Financial Information Failure: Redrawing the Boundary between Lawyer and Accountant Responsibility

40 Pages Posted: 11 Nov 2005  

Steven L. Schwarcz

Duke University School of Law

Date Written: November 2005

Abstract

When public firms collapse amid allegations of financial information failure - such as misleading financial statements - society looks beyond the role of accountants to see who else should be held responsible. Increasingly, lawyers advising the firm are charged with responsibility, perhaps because modern financial complexity, as well as rules that make accounting determinations turn in part on legal conclusions, has blurred the boundary between legal and accounting duties. Lawyers should want to satisfy this responsibility not only to avoid liability but also to safeguard their reputation and integrity. The difficult question, which this article attempts to answer, is what that responsibility should be. In that context, this article confronts the larger question: To what extent should non-experts monitor experts on matters of their expertise?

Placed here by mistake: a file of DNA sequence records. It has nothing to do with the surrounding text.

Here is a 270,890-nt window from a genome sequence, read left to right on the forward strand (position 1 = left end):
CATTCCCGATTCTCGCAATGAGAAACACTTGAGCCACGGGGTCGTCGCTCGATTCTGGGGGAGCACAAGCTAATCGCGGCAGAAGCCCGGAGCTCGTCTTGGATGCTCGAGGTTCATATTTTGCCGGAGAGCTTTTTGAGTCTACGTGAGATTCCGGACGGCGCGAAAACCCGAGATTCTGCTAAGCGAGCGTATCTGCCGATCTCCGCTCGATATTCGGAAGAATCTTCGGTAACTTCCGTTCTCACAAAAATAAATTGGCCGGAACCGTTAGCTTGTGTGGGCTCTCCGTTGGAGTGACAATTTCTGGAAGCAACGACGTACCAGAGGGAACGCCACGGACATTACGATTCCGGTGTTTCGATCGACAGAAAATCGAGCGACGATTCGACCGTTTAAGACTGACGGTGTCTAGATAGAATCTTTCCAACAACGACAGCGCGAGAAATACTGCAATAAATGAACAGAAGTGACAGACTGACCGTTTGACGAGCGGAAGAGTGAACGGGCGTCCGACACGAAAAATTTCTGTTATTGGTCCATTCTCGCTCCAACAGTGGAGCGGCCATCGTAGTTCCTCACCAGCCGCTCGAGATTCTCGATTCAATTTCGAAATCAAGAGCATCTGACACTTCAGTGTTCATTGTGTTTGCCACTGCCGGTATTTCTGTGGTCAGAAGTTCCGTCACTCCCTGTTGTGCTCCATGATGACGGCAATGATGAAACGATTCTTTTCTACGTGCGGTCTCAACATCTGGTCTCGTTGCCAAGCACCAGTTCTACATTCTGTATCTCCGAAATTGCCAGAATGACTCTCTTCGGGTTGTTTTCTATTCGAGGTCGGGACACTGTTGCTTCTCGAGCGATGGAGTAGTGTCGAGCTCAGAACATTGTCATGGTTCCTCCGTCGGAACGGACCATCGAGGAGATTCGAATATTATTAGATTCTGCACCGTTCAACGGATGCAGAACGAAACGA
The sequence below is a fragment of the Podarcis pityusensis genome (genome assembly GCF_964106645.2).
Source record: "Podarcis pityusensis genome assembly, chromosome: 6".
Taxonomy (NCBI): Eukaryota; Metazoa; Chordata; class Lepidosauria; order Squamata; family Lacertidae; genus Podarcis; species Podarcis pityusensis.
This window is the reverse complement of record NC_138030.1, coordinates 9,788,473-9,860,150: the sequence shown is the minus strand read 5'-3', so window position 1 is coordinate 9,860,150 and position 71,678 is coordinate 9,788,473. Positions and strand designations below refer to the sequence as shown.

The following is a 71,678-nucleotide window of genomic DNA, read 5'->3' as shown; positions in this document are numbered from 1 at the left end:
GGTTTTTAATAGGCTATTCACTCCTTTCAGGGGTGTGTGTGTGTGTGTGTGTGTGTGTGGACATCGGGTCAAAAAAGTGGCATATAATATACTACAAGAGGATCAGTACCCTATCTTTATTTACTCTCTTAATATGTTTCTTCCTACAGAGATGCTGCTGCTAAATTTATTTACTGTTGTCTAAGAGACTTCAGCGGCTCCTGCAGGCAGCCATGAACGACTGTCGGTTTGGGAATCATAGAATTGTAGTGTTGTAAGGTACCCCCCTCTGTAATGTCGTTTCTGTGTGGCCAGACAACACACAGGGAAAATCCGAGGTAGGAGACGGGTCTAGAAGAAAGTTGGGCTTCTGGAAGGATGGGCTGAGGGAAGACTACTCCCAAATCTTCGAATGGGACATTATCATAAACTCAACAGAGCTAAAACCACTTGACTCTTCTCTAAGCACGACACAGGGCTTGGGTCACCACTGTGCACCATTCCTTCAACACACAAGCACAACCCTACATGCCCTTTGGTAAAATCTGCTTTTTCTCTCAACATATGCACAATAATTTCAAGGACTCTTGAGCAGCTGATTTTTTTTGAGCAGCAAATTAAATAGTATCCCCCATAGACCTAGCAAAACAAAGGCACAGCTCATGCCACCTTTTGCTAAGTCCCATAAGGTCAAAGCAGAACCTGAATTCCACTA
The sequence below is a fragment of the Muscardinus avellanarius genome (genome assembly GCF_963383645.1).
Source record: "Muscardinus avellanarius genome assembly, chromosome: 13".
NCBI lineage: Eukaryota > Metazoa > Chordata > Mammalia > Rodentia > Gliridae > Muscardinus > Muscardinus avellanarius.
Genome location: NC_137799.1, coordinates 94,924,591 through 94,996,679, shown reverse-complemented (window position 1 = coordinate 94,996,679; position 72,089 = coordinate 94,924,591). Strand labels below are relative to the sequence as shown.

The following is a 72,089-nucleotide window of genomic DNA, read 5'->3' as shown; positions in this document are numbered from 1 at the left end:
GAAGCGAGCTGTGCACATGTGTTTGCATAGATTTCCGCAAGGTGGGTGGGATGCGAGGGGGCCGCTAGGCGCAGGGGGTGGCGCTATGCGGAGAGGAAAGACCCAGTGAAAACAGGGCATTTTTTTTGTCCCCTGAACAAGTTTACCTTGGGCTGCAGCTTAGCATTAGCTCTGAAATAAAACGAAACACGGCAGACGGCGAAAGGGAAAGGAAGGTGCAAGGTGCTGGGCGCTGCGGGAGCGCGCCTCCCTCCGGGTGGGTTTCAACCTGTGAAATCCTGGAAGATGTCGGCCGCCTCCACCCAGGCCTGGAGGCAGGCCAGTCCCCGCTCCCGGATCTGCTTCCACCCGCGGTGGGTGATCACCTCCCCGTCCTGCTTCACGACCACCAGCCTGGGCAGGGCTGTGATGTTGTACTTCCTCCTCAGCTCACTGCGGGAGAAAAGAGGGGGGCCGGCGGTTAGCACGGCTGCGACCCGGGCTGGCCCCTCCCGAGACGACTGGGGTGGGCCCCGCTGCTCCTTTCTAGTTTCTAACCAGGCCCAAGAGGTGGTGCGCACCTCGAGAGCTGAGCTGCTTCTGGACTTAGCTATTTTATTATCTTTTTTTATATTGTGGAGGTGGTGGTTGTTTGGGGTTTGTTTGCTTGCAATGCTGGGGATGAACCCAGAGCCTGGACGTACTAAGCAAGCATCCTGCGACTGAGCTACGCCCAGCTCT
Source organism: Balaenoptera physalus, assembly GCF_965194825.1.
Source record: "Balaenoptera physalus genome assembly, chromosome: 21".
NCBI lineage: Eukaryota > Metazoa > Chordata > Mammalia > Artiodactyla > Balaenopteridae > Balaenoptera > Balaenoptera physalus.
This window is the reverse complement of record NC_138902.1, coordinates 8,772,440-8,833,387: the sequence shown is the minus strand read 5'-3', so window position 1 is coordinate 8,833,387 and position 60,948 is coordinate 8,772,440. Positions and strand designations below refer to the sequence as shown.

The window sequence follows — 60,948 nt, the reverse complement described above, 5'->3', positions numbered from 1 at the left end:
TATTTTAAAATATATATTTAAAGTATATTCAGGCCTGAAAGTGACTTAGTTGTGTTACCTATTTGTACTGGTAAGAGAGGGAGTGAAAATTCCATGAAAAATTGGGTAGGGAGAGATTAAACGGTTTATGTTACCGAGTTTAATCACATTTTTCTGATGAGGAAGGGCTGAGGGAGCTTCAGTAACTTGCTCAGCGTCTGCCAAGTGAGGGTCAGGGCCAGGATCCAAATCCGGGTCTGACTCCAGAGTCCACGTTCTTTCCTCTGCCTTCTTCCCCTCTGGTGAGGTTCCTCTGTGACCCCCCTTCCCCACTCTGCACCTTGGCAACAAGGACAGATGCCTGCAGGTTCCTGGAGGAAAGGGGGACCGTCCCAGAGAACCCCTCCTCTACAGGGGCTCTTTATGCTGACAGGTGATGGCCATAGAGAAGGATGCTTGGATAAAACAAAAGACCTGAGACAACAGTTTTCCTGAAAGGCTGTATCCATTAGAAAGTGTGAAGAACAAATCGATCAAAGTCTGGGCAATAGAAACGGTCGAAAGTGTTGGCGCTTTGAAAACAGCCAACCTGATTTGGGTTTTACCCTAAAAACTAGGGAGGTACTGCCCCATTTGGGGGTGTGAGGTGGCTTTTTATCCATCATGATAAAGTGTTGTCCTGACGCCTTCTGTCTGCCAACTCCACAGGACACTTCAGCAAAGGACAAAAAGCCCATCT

JEL Classification: M41, M49, K22

Suggested Citation

Schwarcz, Steven L., Financial Information Failure: Redrawing the Boundary between Lawyer and Accountant Responsibility (November 2005). Duke Law School Legal Studies Paper No. 89. Available at SSRN: https://ssrn.com/abstract=845510 or http://dx.doi.org/10.2139/ssrn.845510

Steven L. Schwarcz (Contact Author)

Duke University School of Law ( email )

210 Science Drive
Box 90362
Durham, NC 27708
United States
919-613-7060 (Phone)
919-613-7231 (Fax)

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